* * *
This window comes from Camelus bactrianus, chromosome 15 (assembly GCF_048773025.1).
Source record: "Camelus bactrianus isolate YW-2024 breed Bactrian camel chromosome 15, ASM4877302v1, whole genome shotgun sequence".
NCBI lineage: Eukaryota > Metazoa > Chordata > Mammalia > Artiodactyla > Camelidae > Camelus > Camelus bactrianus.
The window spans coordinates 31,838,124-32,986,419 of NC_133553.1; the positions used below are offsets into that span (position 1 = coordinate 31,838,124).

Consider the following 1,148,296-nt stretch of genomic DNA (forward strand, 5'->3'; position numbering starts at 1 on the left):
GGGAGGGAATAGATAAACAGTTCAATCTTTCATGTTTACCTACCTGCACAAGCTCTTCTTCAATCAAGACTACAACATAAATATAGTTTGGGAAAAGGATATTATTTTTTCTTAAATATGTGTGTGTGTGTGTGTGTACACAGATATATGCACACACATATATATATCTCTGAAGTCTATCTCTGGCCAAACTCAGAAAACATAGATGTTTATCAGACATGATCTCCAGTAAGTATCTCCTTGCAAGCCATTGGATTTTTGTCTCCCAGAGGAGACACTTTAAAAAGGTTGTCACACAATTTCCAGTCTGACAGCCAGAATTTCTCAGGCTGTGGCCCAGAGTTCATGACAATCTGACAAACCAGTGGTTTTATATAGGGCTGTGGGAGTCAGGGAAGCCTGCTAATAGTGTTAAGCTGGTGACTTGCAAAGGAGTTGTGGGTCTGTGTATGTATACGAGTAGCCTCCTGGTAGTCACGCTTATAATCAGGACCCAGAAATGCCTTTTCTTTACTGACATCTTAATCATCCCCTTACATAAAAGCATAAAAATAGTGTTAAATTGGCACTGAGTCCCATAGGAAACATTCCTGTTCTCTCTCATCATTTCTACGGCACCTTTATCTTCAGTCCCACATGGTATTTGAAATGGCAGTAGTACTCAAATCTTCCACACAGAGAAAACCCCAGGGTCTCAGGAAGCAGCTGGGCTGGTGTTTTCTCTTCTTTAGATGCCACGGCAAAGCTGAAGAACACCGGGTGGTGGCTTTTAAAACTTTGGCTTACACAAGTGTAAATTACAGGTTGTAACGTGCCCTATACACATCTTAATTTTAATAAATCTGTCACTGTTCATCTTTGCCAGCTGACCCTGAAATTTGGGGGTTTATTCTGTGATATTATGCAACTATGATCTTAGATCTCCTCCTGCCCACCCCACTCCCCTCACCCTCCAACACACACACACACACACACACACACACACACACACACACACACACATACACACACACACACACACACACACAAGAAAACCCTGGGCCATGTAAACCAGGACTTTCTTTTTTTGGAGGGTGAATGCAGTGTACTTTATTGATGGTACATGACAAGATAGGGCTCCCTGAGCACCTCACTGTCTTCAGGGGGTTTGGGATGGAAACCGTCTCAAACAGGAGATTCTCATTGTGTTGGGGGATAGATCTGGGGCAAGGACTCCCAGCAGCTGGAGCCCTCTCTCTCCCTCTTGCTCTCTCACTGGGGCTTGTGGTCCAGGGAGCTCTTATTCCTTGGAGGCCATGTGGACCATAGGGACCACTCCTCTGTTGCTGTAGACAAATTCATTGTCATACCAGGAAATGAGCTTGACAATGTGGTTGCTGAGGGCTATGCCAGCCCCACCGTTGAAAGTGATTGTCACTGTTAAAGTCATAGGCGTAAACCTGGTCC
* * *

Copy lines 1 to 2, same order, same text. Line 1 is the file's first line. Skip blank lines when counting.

This window comes from Camelus bactrianus, chromosome 15 (assembly GCF_048773025.1).
Source record: "Camelus bactrianus isolate YW-2024 breed Bactrian camel chromosome 15, ASM4877302v1, whole genome shotgun sequence".